UNC taking proactive steps for water conservation
Many on campus may remember the severe drought of 2002. Four years ago, dry conditions led to water restrictions in Orange County and surrounding areas.
During that drought, UNC implemented numerous conservation measures, many of which remain in place today as part of the overall sustainability effort.
This year, the University is taking additional proactive steps to conserve water in cooperation with Orange Water and Sewer Authority (OWASA), which supplies water to campus.
On March 18, the N.C. Drought Management Advisory Council issued a severe drought advisory for central North Carolina, including Orange County. This advisory requested drought response actions by each county.
On Thursday night, April 27th, the OWASA Board of Directors declared a water supply advisory for OWASA customers. The advisory means that OWASA is formally alerting its customers of a future shortage and that additional water use restrictions may go into effect if conditions do not improve in the near future.
Since another drought would affect the community's water supply, Chancellor James Moeser has reinstated UNC’s goal of reducing water consumption on campus by at least 25 percent. The campus, combined with UNC Hospitals, is the largest OWASA customer, accounting for 38,000 users and 30 percent of the utility’s total water consumption.
“Thanks to improved infrastructure and behavior, UNC has reduced per capita water consumption by 18 percent since 2000,” said Cindy Shea, director of UNC’s Sustainability Office. “Now, with another drought upon us, it’s time to ramp up our efforts and achieve a 25 percent reduction in water use.”
Reaching our reduction goal will require the entire campus community to work hard together and effectively in the coming weeks and months, Shea said. The campus is committed to being a partner with OWASA and the towns of Chapel Hill and Carrboro to get through any potential crisis.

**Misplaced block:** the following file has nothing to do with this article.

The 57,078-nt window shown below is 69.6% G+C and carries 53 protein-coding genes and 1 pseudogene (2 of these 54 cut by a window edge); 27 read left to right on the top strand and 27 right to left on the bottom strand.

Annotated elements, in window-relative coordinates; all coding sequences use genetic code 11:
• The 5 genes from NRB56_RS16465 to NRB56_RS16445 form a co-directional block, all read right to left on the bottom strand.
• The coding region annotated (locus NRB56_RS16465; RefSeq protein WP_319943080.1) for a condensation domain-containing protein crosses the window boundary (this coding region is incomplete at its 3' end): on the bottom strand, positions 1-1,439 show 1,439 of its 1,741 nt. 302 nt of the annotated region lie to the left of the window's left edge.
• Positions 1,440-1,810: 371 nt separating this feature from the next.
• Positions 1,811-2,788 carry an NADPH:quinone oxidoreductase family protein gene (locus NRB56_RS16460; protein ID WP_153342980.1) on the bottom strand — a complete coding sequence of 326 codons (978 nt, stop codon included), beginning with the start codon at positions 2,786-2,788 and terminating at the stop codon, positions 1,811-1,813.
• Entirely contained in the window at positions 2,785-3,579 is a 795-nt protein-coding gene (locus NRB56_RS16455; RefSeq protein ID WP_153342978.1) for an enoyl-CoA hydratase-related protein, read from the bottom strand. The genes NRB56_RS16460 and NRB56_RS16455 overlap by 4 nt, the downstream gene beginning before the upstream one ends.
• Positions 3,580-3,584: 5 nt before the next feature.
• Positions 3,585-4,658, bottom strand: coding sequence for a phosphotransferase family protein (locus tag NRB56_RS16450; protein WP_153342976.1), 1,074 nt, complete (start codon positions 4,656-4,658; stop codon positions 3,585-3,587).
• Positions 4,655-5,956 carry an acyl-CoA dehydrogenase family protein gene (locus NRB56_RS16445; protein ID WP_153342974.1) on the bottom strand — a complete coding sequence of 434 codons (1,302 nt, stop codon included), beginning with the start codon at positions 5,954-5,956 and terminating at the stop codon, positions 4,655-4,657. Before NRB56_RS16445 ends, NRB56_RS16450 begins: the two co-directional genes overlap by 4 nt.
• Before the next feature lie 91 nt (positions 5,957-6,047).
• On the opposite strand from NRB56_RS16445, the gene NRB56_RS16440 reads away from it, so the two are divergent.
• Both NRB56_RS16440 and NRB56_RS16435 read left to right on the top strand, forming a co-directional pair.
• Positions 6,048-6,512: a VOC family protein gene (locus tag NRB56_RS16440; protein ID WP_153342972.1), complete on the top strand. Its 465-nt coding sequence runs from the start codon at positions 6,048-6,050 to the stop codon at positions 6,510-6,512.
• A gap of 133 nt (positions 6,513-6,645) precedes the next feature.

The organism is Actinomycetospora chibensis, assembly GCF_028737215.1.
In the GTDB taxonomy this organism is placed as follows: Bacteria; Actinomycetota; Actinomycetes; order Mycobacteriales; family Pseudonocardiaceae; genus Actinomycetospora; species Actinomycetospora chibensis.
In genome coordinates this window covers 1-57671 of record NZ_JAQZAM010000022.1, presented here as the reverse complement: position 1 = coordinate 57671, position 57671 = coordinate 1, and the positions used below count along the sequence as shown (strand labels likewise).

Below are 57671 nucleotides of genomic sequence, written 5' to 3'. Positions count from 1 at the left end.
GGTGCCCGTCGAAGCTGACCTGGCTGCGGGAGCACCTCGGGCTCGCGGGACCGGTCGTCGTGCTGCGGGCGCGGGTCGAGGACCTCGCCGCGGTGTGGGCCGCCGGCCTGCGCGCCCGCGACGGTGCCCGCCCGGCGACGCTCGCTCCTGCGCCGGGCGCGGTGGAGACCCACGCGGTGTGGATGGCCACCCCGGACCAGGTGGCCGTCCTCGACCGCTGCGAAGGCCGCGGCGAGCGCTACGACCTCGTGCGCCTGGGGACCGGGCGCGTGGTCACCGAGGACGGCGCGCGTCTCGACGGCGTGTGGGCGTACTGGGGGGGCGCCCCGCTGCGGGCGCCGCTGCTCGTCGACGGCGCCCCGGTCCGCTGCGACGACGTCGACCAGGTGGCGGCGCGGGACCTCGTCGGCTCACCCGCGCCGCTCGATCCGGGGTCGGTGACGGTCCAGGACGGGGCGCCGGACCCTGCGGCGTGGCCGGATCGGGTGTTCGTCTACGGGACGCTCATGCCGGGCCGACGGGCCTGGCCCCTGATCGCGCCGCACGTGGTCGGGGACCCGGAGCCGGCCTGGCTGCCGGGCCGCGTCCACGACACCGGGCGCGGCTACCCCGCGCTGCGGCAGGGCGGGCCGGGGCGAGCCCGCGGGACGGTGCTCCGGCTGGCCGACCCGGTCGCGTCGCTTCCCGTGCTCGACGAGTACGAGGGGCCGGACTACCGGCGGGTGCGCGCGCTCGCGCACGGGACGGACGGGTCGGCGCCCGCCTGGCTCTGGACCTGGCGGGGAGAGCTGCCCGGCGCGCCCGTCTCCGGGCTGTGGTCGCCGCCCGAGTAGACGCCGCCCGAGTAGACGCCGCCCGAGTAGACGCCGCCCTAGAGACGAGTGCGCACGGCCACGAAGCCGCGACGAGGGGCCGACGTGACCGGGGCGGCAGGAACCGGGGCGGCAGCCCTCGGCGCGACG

In recent years, UNC has taken a number of steps to conserve water, such as installing low-flow faucets and showerheads and water-free urinals. In high-use areas the urinals are conservatively estimated to save 40,000 gallons of water per urinal per year.
Dual-flush toilets — which use 1.1 gallons of water per flush for liquid waste and 1.6 gallons for solids — were recently introduced at several campus facilities. Closed-loop cooling systems, which save water, have been installed to cool lab equipment.
On main campus, plants that require irrigation receive a maximum of one inch of water per week — primarily from well water. At Finley Golf Course, outdoor irrigation is done solely with water from the University’s own wells and Morgan Creek.
The University will also reinstall rain-collecting barrels — first used during the drought of 2002 — on downspouts throughout campus as a way to conserve water. Other stormwater management initiatives also capture and reuse rain water.
“During past severe droughts, the University’s administration, employees and students responded to our special requests for additional conservation,” OWASA Executive Director Ed Kerwin said.
“Our community has benefited from these efforts, and we look forward to continuing to work with the University to achieve further reductions in water use through the planned water reuse system and other measures.”
The reuse system will substitute reclaimed wastewater for potable water at the University’s cooling towers, thereby reducing the entire community’s long-term water demand by 13 percent. (Click here for more details on the reuse system.)
“UNC is a model for other universities when it comes to water use efficiency and to balancing the near-term costs with the long-term benefits,” Kerwin said.
“Whether you’re planning a new building, fixing an old one, or taking a shower, remember ‘Every Drop Counts,’” Shea said.
Look for updates on the universitys ongoing conservation efforts and
tips on this page, in The University
Gazette and through other campus communications.